A New Economic Model for the South: Ditch Corporate Welfare and Fund Agricultural Co-ops

Valerie Vande Panne

Majadi Baruti tends the pumpkin patch at the Dynamite Hill-Smithfield Community Land Trust in Alabama.

A set of sta­tis­tics from a new report pro­vides a win­dow into how mis­placed eco­nom­ic pri­or­i­ties per­pet­u­ate pover­ty in the rur­al South.

Since open­ing a plant in Can­ton, Mis­sis­sip­pi 15 years ago, auto man­u­fac­tur­er Nis­san has been award­ed at least $1.3 bil­lion in tax subsidies.

Mean­while, since 2010, small and coop­er­a­tive farm­ers across Alaba­ma, Geor­gia and Mis­sis­sip­pi have received just $2.3 mil­lion from the US Depart­ment of Agriculture’s (USDA) Rur­al Busi­ness Enter­prise Grant Pro­gram, their pri­ma­ry source of eco­nom­ic support.

A report from the Insti­tute for Pol­i­cy Stud­ies, titled Agri­cul­tur­al Coop­er­a­tives: Oppor­tu­ni­ties and Chal­lenges for African-Amer­i­can Women in the South,” makes the case that redi­rect­ing gov­ern­men­tal sup­port from cor­po­rate wel­fare to agri­cul­tur­al co-ops could pro­vide an alter­na­tive vision for eco­nom­ic devel­op­ment in the South.

Despite promis­es made when they open shop in the South, com­pa­nies like Nis­san often fall short when it comes to pro­vid­ing safe, liv­ing-wage jobs in the pre­dom­i­nant­ly African-Amer­i­can com­mu­ni­ties where they oper­ate. And the enor­mous sub­si­dies they receive end up, direct­ly or indi­rect­ly, starv­ing alter­na­tive mod­els that could actu­al­ly sup­port the health and eco­nom­ic pros­per­i­ty of rur­al com­mu­ni­ties across the South.

The report focus­es on the region known as the Black Belt, named for its fer­tile soil, where mas­sive agri­cul­tur­al pro­duc­tion was built on the backs of enslaved Africans. Today, many rur­al coun­ties in the Black Belt are home to large African-Amer­i­can com­mu­ni­ties, and most jobs in the region con­tin­ue to be in the agri­cul­tur­al or low-wage ser­vice sectors.

The region also has among the high­est pover­ty rates in the nation. More than a quar­ter of African-Amer­i­can women in the South live below the pover­ty line. In rur­al Alaba­ma, Geor­gia and Mis­sis­sip­pi, that num­ber can be as high as 61 per­cent among African-Amer­i­can mothers. 

More than 200 Black-owned co-ops in the South have been estab­lished in the past 25 years, accord­ing to the report. Giv­en greater sup­port and fund­ing, it argues, this mod­el could help alle­vi­ate pover­ty, as well as wide­spread health prob­lems such as dia­betes and mal­nu­tri­tion in rur­al Black com­mu­ni­ties. More than 15 per­cent of African-Amer­i­can women liv­ing in the South have dia­betes. Expand­ing agri­cul­tur­al co-ops has the poten­tial to pro­vide income secu­ri­ty and access to healthy foods for entire fam­i­lies and com­mu­ni­ties in the rur­al South.

Co-ops also har­ness African Amer­i­cans’ his­tor­i­cal under­stand­ing of the land and exist­ing knowl­edge and entre­pre­neuri­al­ism that trace back gen­er­a­tions,” notes the report.

That’s a point already advanced in the con­text of a new agrar­i­an reform move­ment in the South. In Mary­land, on Har­ri­et Tubman’s ances­tral land, Black Dirt Col­lec­tive is seek­ing to cre­ate economies of dig­ni­fied and mean­ing­ful work … in har­mo­ny with nature” among com­mu­ni­ties of col­or, youth, and LGBTQIA people.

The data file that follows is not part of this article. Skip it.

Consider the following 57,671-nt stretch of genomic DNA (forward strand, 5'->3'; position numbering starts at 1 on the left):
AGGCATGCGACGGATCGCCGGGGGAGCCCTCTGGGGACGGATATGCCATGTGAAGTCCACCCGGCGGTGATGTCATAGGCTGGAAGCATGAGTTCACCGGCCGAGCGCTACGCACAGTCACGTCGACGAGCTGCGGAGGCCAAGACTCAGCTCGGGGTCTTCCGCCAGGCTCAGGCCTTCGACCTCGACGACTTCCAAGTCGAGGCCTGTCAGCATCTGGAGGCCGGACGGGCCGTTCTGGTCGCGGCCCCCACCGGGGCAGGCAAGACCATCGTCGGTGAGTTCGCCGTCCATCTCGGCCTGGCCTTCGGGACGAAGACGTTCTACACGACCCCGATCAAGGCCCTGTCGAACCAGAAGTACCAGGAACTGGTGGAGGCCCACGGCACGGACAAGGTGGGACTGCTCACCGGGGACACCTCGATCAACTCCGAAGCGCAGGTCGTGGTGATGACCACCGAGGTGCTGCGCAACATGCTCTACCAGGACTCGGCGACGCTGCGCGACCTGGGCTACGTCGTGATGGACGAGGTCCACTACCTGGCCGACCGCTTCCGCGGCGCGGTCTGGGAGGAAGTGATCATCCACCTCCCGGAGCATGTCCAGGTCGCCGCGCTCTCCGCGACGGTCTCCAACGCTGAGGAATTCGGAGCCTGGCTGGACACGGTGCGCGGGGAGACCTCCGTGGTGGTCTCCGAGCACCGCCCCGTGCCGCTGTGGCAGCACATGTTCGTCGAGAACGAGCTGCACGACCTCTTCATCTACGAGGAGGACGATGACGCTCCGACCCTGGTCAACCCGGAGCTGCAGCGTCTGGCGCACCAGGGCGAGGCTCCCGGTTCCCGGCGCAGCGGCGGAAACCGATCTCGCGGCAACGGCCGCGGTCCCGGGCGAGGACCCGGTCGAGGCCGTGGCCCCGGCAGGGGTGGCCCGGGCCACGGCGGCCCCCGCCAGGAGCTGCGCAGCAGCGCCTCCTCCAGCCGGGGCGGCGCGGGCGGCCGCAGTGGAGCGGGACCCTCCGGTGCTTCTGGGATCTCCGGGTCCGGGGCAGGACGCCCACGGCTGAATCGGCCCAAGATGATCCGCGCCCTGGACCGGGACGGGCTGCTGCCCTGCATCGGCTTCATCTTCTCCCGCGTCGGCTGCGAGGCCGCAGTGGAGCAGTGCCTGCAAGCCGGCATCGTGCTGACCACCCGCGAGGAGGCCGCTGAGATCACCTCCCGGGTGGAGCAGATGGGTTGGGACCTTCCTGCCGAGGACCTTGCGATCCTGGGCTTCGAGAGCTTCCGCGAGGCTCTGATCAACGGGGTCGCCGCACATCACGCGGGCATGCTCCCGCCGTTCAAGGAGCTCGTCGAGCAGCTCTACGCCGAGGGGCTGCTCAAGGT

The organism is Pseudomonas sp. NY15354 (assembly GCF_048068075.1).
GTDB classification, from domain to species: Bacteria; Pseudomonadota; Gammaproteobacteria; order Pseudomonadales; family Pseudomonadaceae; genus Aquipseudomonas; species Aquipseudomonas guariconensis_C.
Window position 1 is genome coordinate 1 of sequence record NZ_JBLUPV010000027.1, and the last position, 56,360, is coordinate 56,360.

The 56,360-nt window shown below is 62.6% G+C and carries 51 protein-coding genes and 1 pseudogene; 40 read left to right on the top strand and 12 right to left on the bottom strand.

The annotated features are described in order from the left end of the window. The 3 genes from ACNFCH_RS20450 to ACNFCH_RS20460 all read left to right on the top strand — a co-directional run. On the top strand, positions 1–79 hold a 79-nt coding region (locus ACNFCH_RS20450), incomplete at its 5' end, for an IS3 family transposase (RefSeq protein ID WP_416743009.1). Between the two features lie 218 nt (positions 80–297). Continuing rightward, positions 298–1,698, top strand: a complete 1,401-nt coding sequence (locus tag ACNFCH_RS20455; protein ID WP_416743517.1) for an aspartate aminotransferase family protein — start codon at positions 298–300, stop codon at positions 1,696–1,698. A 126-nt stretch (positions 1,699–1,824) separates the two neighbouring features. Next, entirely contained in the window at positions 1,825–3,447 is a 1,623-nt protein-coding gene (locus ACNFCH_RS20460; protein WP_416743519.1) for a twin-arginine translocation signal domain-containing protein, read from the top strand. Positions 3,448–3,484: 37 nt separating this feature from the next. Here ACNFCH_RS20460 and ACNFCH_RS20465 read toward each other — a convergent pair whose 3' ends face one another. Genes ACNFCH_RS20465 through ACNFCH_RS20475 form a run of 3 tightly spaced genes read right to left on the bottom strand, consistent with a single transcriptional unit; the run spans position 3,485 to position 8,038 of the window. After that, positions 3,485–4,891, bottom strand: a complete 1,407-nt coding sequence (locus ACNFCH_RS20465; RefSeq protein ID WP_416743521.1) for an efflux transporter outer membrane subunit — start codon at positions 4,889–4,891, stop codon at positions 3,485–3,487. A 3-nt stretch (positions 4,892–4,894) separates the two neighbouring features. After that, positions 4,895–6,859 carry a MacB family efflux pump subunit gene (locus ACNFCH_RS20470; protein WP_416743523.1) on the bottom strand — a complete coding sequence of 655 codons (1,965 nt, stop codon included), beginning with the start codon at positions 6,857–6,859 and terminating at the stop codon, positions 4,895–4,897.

From an ana­lyt­i­cal stand­point, when we look at the mod­el of agri­cul­ture, we are not just talk­ing about food any­more, but we are talk­ing about the way that resources are dis­trib­uted and whom they ben­e­fit,” writes Blain Snip­stal, co-man­ag­er of Black Dirt Farm, a part of the Black Dirt Farm Col­lec­tive. Land is the pri­ma­ry mech­a­nism for many of us poor folks and peo­ple of col­or to actu­al­ly have some­thing to stand on and have a future to farm.”

But one of the biggest chal­lenges pre­vent­ing more rapid devel­op­ment of agri­cul­tur­al co-ops is the lack of fund­ing and financ­ing for every­thing from equip­ment to training. 

With mod­est increas­es in pub­lic invest­ment in tech­ni­cal sup­port and start-up cap­i­tal … coop­er­a­tives could great­ly expand into new mar­kets, employ sig­nif­i­cant num­bers of peo­ple, and con­tribute health­i­er food to their com­mu­ni­ties,” the report argues. 

Specif­i­cal­ly, it rec­om­mends stream­lin­ing the Farm Ser­vice Agency loan process, pro­vid­ing more fund­ing for loan and sup­port pro­grams aimed at small and minor­i­ty farm­ers and remov­ing unfair tax­es on co-ops.

Yet the Trump admin­is­tra­tion is mov­ing in the oppo­site direc­tion, propos­ing deep cuts to the USDA bud­get that include elim­i­nat­ing dis­cre­tionary funds for the Rur­al Busi­ness-Coop­er­a­tive Ser­vice, which makes grants that have estab­lished or saved an esti­mat­ed 300 busi­ness­es and 4,000 jobs since 2008.

That’s incred­i­bly coun­ter­pro­duc­tive, giv­en that small farms and coop­er­a­tives are solv­ing mul­ti­ple prob­lems at once in poor com­mu­ni­ties, says Michael Paarl­berg, author of the report and an asso­ciate fel­low at the Insti­tute for Pol­i­cy Stud­ies. Scal­ing them up wouldn’t cost that much money.” 

Coop­er­a­tive agri­cul­ture and small farms are hap­pen­ing right under the noses of state gov­ern­ments look­ing to lure large cor­po­ra­tions,” he says. But they’re not will­ing to spend a pen­ny on the peo­ple already there, doing this kind of impor­tant work.”

Valerie Vande Panne is an inves­tiga­tive fel­low with In These Times’ Leonard C. Good­man Insti­tute for Inves­tiga­tive Reporting.
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